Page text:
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Substance Abuse, Employers, and Recovery-Friendly Workplaces

Nov 06, 2021 Decorative image

Faced with one of the lowest unemployment rates in the last half century, U.S. employers are challenged to find and retain workers. At the same time, Addiction Center reports that nearly 21 million Americans are addicted to at least one substance, preventing many people from participating in the labor pool.

Given these facts, employers may need to consider the impact a zero-tolerance substance abuse policy could have on their ability to hire and retain otherwise qualified employees. While some businesses cannot accommodate individuals in active recovery, others do have the opportunity to create recovery-friendly workplaces.

Policy Questions to Ponder

Especially in industries where addiction rates are high, creating a recovery-friendly workplace could be a win-win for employers needing workers and workers eager to become employed members of society again. However, HR, risk management and legal departments should work together closely to develop policies that ensure the safety of the entire workforce and do not run afoul of the Americans with Disabilities Act (ADA) and comparable state laws.

Here are some questions employers should consider:

  • What accommodations is the company prepared to make to support the employee’s continued recovery? For example, will the employee be allowed time off during work to attend treatment sessions or group support meetings? If yes, will the time be paid, or unpaid? Will the company’s health insurance plan cover the cost of medications used to help treat certain types of addictions
  • What behaviors will not be accommodated, and how will those be communicated? Poor work performance and unapproved absences could be examples of this.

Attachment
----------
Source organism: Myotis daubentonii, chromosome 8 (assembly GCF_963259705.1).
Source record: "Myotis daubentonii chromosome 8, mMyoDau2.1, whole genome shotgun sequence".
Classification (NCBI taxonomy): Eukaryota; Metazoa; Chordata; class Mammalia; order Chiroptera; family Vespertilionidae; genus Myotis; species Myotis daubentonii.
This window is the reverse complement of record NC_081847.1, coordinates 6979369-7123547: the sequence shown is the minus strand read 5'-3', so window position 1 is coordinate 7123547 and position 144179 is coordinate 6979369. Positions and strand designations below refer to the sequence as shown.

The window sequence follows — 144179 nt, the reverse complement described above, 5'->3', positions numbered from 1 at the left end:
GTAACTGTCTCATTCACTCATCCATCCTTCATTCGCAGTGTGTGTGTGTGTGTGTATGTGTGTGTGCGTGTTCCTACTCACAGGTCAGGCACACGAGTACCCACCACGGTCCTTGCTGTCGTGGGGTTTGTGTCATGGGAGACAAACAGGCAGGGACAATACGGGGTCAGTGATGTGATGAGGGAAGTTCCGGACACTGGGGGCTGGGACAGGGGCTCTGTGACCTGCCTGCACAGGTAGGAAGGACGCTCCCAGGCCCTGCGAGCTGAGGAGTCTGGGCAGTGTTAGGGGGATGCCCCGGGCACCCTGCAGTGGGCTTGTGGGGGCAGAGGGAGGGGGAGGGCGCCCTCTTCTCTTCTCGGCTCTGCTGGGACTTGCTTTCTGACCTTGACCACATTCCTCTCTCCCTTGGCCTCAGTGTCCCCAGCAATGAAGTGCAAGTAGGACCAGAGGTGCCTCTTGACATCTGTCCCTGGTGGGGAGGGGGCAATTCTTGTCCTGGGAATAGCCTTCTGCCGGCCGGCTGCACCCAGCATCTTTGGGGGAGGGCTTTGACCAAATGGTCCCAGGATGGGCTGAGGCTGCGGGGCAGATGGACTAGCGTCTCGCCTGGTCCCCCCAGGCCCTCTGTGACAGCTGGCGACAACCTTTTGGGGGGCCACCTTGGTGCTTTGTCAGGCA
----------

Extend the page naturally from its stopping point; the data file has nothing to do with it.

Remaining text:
• Given that relapses are part of recovery, what will happen if an employee relapses and doesn’t report it? What will happen if an employee relapses and self-reports it? Employers could consider posting a document in the work environment noting the differences between a failed drug screen and self-report of substance abuse (asking for help).
  • What should supervisors do if they suspect a recovering addict has relapsed? What shouldn’t they do? Consider using your employee assistance program (EAP) or a local recovery resource to train supervisors on how to properly address these situations.
  • Should the company adopt a second-chance agreement? This could include a medical assessment and physician recommendation, an agreement to adhere to the physician recommendation, consent forms to allow for reporting to the employer and a set timeline for continued verification (i.e., drug testing).
  • What type of EAP will the company offer? Most add-on EAPs (telephonic-based referral services) are not well equipped to handle a recovery crisis. Perhaps a more robust EAP offering will be needed.
  • What training and support will managers and others need in order to understand the company’s position and support the policies being put in place? How often will training need to be repeated?

When substance abuse is regarded as a medical issue to be treated instead of a behavioral issue to be punished, the answers to most of these questions change. Employers may also need to consider adding on-site services such as on-demand counseling, peer support groups that meet during the workday and drug testing. The money spent on these programs may be offset by the benefit of increased productivity by a larger workforce.

Helping Those Who Support Recovery

For an employee living with a substance abuser, especially if the addict has recurring relapses or crises moments, it’s often vital to seek counseling and learn what is positive support and what is enabling behavior. It is also important to understand how to help someone without sacrificing one’s own physical and mental well-being.

While a standard EAP may not be the most effective help for someone in recovery, these programs can be very effective in helping family members and other individuals navigate difficult situations. Make sure employees know if you offer this important benefit.

What’s on Your Mind?

Substance abuse and recovery-friendly workplaces are just two of the many topics we help employers address. To discuss your workplace wellness questions, contact your local Hylant health strategist. We are here to help.

The above information does not constitute advice. Always contact your employee benefits broker or trusted advisor for insurance-related questions.

Author Heather Sittler